|COCKRUM, REBECCA - University Of Wyoming|
|CAMMACK, KRISTI - State Of Wyoming|
Submitted to: Plant and Animal Genome Conference Proceedings
Publication Type: Abstract Only
Publication Acceptance Date: 11/2/2011
Publication Date: 1/14/2012
Citation: Cockrum, R., Rempel, L., Cammack, K.M. 2012. Single nucleotide polymorphisms in sheep varying in tolerance to elevated dietary nitrate [abstract]. Plant and Animal Genome XX Conference Proceedings. Abstract #P0219.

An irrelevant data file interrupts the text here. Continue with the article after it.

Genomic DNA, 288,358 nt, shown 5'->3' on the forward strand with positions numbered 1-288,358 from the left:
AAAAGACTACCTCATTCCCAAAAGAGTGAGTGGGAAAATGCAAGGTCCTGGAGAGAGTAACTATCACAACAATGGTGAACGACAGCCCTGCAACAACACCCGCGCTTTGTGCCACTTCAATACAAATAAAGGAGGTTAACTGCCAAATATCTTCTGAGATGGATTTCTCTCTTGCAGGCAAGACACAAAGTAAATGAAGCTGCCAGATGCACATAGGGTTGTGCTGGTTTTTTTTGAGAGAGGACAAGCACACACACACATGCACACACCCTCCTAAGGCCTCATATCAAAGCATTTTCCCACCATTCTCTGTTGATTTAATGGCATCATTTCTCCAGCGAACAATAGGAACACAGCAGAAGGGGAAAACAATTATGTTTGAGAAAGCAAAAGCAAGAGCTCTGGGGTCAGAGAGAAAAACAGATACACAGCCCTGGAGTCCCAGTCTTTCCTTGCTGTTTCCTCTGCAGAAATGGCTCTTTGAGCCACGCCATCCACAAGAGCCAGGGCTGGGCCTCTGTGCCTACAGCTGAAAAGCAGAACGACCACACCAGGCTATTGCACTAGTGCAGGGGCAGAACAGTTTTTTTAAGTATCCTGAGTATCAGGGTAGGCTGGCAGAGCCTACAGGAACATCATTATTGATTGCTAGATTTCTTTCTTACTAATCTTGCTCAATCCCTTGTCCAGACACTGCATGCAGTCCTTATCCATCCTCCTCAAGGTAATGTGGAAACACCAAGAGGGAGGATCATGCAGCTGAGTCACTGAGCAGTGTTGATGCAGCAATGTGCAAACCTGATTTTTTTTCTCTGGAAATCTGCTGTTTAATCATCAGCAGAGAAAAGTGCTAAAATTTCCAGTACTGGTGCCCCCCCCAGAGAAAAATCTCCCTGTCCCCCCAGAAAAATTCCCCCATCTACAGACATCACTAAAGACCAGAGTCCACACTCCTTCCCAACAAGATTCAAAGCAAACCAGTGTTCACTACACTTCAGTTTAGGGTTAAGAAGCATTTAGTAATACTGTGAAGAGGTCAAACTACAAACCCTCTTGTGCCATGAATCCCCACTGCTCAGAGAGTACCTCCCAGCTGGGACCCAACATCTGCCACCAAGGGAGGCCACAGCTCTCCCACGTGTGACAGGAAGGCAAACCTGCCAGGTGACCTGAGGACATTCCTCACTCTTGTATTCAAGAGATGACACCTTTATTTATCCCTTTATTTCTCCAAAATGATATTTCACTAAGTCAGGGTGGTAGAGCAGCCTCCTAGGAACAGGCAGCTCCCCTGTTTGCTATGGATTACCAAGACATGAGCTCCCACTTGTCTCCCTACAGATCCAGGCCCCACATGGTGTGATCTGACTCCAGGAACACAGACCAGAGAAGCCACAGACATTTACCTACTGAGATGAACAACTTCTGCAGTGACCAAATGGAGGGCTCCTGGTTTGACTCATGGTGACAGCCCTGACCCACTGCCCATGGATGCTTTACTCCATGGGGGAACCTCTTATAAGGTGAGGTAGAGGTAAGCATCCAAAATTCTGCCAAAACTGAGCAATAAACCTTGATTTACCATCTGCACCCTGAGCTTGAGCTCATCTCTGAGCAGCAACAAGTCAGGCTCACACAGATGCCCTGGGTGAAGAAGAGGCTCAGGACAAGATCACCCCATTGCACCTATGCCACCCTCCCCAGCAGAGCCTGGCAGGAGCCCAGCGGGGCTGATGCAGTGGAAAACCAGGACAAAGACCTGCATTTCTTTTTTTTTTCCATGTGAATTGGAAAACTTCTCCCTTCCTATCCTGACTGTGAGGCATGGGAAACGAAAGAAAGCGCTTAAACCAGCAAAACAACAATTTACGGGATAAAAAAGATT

Technical Abstract: Discovery of single nucleotide polymorphisms (SNPs) may lead to development of marker panels predictive of tolerance to high dietary nitrate (NO3-). The aims of this research were to identify SNPs in Arginiosuccinate Lyase (ASL), determine the relationship of ASL SNP genotypes on NO3- tolerance, and determine relationships between ASL SNPs and genes previously identified as differentially expressed in response to elevated dietary NO3-. Liver tissues were collected from Suffolk ewes identified as highly tolerant (n = 6) or lowly tolerant (n = 6) to an 8 d administration of 300 mg KNO3/kg of BW 3 x daily. Tissues were also collected from untreated control (n = 6) ewes. Hot Star PCR and iPLEX Gold protocols were used for ASL SNP identification and genotyping, and the MIXED procedure of SAS was used to determine SNP relationships on NO3- tolerance and expression of previously identified genes. Nine polymorphic SNPs were identified within the ASL sequence. None of the ASL SNPs were related (P >/= 0.468) to NO3- tolerance. However, eight ASL SNPs were correlated (P = 0.048) with expression of SCP2, one SNP with FADS2, and two SNPs with KIK-I, genes all previously identified by microarray analysis as differentially expressed in response to high dietary NO3-. Tendencies (P = 0.094) were also detected between ASL SNPs and expression of AOX1, ASL, and PFKFB1 genes. Overall, nine polymorphic SNPs within the ASL gene were linked to expression of genes identified as differentially expressed among ewes more and less tolerant to elevated dietary NO3-. USDA is an equal opportunity provider and employer.